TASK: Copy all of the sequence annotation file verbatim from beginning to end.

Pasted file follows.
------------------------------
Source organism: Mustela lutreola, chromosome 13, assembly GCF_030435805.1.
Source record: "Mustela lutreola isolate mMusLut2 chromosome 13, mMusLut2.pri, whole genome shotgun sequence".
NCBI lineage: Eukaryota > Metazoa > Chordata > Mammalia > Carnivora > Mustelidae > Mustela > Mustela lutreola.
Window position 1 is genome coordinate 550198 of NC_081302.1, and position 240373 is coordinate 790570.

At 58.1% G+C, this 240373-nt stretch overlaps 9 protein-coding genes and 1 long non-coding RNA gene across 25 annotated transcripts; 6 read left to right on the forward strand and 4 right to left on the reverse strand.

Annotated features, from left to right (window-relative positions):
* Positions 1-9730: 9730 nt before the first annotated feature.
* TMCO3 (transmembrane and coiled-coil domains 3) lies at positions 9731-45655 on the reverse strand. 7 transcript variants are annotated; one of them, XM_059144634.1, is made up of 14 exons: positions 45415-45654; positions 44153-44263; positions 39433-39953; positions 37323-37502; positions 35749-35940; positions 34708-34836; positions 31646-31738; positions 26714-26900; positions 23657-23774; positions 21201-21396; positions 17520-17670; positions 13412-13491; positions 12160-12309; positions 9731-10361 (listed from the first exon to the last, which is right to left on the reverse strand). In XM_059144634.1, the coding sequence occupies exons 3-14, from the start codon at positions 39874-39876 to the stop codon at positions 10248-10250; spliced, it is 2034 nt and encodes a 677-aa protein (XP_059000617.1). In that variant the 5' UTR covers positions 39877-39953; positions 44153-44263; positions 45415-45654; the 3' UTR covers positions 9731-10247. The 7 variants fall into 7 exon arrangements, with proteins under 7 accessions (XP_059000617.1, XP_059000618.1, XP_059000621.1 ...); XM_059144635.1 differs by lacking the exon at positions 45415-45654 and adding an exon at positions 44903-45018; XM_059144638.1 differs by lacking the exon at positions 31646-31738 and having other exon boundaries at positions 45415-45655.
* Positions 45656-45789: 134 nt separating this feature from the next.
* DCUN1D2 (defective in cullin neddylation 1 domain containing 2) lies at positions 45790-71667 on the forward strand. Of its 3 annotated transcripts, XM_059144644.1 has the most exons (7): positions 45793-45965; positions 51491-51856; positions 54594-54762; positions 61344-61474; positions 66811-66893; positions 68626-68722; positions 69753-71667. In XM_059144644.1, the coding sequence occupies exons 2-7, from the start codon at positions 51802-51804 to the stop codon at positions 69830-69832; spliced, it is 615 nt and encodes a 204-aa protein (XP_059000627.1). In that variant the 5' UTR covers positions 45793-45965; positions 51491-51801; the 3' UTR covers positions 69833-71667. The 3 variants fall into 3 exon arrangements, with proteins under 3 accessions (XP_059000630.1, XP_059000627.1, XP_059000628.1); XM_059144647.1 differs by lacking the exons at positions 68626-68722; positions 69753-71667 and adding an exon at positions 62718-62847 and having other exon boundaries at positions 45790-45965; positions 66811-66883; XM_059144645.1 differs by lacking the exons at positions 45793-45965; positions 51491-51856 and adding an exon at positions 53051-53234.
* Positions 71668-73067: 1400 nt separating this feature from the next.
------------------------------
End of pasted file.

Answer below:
Source organism: Mustela lutreola, chromosome 13, assembly GCF_030435805.1.
Source record: "Mustela lutreola isolate mMusLut2 chromosome 13, mMusLut2.pri, whole genome shotgun sequence".
NCBI lineage: Eukaryota > Metazoa > Chordata > Mammalia > Carnivora > Mustelidae > Mustela > Mustela lutreola.
Window position 1 is genome coordinate 550198 of NC_081302.1, and position 240373 is coordinate 790570.

At 58.1% G+C, this 240373-nt stretch overlaps 9 protein-coding genes and 1 long non-coding RNA gene across 25 annotated transcripts; 6 read left to right on the forward strand and 4 right to left on the reverse strand.

Annotated features, from left to right (window-relative positions):
* Positions 1-9730: 9730 nt before the first annotated feature.
* TMCO3 (transmembrane and coiled-coil domains 3) lies at positions 9731-45655 on the reverse strand. 7 transcript variants are annotated; one of them, XM_059144634.1, is made up of 14 exons: positions 45415-45654; positions 44153-44263; positions 39433-39953; positions 37323-37502; positions 35749-35940; positions 34708-34836; positions 31646-31738; positions 26714-26900; positions 23657-23774; positions 21201-21396; positions 17520-17670; positions 13412-13491; positions 12160-12309; positions 9731-10361 (listed from the first exon to the last, which is right to left on the reverse strand). In XM_059144634.1, the coding sequence occupies exons 3-14, from the start codon at positions 39874-39876 to the stop codon at positions 10248-10250; spliced, it is 2034 nt and encodes a 677-aa protein (XP_059000617.1). In that variant the 5' UTR covers positions 39877-39953; positions 44153-44263; positions 45415-45654; the 3' UTR covers positions 9731-10247. The 7 variants fall into 7 exon arrangements, with proteins under 7 accessions (XP_059000617.1, XP_059000618.1, XP_059000621.1 ...); XM_059144635.1 differs by lacking the exon at positions 45415-45654 and adding an exon at positions 44903-45018; XM_059144638.1 differs by lacking the exon at positions 31646-31738 and having other exon boundaries at positions 45415-45655.
* Positions 45656-45789: 134 nt separating this feature from the next.
* DCUN1D2 (defective in cullin neddylation 1 domain containing 2) lies at positions 45790-71667 on the forward strand. Of its 3 annotated transcripts, XM_059144644.1 has the most exons (7): positions 45793-45965; positions 51491-51856; positions 54594-54762; positions 61344-61474; positions 66811-66893; positions 68626-68722; positions 69753-71667. In XM_059144644.1, the coding sequence occupies exons 2-7, from the start codon at positions 51802-51804 to the stop codon at positions 69830-69832; spliced, it is 615 nt and encodes a 204-aa protein (XP_059000627.1). In that variant the 5' UTR covers positions 45793-45965; positions 51491-51801; the 3' UTR covers positions 69833-71667. The 3 variants fall into 3 exon arrangements, with proteins under 3 accessions (XP_059000630.1, XP_059000627.1, XP_059000628.1); XM_059144647.1 differs by lacking the exons at positions 68626-68722; positions 69753-71667 and adding an exon at positions 62718-62847 and having other exon boundaries at positions 45790-45965; positions 66811-66883; XM_059144645.1 differs by lacking the exons at positions 45793-45965; positions 51491-51856 and adding an exon at positions 53051-53234.
* Positions 71668-73067: 1400 nt separating this feature from the next.